Jordan Center for Gynecologic Cancers


Premier Research Program

Penn's Abramson Cancer Center has one of the nation's leading programs dedicated to the prevention, diagnosis and treatment of gynecologic cancer.

Since Penn’s discovery of the Philadelphia Chromosome, which revolutionized cancer treatment, we’ve had a history of groundbreaking research.

Currently, we are at the forefront of discoveries in a number of areas, all of which can make a difference to you and your family, both today and in the future.

Making History

  • A pioneer in establishing and developing the subspecialty of gynecologic oncology.
  • The first to discover that the presence of tumor infiltrating T-cells, can predict an improvement in the outcome of patients with advanced ovarian cancer. This discovery marks the first time that researchers have found that a spontaneous immune response against cancer influences the course of the disease.
  • Development of the first ovarian cancer vaccine.
  • Penn was home to Nobel laureate Harald zur Hausen, when he developed his theory that it was the human pappilloma virus rather than the herpes virus that caused cervical cancer.
  • Foremost ovarian and breast cancer genetics risk evaluation program in the country

Shaping the Future of Cancer Care

  • A dedicated gynecologic cancers research laboratory which is the only one of its kind in the Philadelphia region and one of only a handful in the country.
  • Innovative clinical and basic science research to develop new treatments for recurrent and advanced gynecologic cancer as well as new approaches for cancer detection and prevention.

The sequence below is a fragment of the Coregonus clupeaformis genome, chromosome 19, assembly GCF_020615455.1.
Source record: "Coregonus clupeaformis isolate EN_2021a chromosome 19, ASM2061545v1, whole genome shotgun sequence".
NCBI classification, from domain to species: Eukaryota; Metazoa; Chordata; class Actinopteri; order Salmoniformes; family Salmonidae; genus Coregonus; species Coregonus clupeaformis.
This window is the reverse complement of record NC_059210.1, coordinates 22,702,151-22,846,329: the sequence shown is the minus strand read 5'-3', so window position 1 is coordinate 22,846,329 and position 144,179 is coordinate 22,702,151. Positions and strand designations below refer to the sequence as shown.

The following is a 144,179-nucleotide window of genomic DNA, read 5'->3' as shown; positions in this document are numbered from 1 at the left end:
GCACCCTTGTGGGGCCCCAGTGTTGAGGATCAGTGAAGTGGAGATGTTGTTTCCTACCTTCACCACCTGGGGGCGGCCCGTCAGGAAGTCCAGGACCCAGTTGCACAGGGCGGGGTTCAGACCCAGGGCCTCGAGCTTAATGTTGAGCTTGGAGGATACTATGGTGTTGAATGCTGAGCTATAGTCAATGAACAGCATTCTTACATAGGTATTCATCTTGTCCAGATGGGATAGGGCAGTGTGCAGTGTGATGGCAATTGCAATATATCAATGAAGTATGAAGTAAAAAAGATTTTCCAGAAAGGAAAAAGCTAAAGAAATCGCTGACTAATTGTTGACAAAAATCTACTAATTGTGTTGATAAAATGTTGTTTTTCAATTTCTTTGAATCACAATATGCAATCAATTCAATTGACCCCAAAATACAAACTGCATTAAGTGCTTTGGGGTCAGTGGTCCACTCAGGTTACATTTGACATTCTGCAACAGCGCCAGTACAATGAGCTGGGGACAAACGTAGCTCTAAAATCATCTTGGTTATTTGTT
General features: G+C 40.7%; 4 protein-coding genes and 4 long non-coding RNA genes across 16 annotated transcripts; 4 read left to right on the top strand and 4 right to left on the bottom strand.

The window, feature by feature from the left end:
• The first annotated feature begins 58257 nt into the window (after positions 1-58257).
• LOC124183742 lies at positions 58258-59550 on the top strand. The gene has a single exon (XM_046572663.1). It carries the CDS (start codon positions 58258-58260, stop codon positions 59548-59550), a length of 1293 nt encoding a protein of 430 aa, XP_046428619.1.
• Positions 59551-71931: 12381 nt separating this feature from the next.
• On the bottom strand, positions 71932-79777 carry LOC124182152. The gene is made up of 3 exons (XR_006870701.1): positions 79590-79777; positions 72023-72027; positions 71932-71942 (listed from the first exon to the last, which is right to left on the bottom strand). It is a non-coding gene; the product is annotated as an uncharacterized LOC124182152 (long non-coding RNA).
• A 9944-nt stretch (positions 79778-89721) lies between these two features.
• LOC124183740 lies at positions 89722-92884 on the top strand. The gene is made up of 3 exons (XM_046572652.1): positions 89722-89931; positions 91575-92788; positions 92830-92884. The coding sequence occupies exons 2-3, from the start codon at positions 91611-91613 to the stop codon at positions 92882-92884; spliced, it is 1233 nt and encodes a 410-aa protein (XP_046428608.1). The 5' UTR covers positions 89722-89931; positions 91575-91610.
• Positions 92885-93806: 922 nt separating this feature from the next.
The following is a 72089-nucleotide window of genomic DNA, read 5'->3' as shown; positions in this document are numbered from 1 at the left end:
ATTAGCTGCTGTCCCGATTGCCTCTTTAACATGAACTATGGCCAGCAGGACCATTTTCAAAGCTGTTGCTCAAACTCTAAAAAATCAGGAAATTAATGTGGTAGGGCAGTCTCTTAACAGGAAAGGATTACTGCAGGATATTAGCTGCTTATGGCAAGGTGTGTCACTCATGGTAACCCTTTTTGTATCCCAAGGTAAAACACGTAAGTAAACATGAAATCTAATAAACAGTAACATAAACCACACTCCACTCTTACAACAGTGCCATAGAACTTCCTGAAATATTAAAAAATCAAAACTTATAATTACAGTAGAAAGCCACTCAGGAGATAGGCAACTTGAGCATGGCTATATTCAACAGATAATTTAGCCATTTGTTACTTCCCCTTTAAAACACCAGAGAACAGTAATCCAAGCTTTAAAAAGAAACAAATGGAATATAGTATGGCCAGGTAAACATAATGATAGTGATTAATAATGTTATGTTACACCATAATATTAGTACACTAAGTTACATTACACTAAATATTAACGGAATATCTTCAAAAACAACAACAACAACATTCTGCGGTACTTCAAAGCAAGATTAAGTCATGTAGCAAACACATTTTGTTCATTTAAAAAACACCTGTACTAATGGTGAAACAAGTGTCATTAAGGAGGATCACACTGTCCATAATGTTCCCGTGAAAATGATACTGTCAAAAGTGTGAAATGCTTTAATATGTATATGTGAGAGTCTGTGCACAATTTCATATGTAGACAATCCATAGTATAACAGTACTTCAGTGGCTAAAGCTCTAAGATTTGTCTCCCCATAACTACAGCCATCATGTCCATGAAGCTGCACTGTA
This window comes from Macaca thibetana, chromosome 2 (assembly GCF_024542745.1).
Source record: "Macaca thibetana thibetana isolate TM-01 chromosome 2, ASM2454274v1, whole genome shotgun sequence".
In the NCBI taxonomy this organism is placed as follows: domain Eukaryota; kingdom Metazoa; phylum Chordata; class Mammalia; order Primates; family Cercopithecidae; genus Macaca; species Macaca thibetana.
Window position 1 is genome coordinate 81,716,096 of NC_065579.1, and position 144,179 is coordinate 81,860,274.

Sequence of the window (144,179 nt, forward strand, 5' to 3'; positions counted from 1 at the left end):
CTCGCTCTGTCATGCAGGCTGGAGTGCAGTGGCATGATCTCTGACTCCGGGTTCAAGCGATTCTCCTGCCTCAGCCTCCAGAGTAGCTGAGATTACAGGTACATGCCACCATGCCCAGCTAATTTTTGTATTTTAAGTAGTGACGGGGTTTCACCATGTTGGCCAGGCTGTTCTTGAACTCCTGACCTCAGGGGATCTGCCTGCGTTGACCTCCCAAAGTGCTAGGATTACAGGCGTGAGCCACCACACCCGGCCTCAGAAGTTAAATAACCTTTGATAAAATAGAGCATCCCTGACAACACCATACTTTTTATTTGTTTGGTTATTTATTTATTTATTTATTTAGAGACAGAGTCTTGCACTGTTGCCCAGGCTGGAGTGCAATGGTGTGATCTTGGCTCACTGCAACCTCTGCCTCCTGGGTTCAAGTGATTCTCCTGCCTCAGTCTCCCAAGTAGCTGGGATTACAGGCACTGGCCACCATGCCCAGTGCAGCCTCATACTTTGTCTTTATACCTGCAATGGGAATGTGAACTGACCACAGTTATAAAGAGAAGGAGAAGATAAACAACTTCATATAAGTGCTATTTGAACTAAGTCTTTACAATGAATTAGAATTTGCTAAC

• Comprehensive research funded by the National Institutes of Health, ensuring the latest discovery is translated to better patient care immediately.
  • A Center for Research on Early Detection and Cure of Ovarian Cancer, the first of its kind in the region led by George Coukos, MD, PhD.

     

    The center is:

    • Conducting a vaccine trial based on our finding that ovarian cancer responds to immunotherapy.
    • Researching a blood test that would detect some ovarian cancers when the tumor is a size where it can be successfully treated.
    • Studying additional therapies, such as whole tumor antigen vaccines, T-cell therapies and combination therapies. It is anticipated that immunotherapy in combination with surgery and chemotherapy may show promise in treating ovarian cancer.

As one of the nation's largest cancer research centers our investigators benefit each day from collaborations and interactions with over 400 scientists and physicians involved in the Abramson Cancer Center.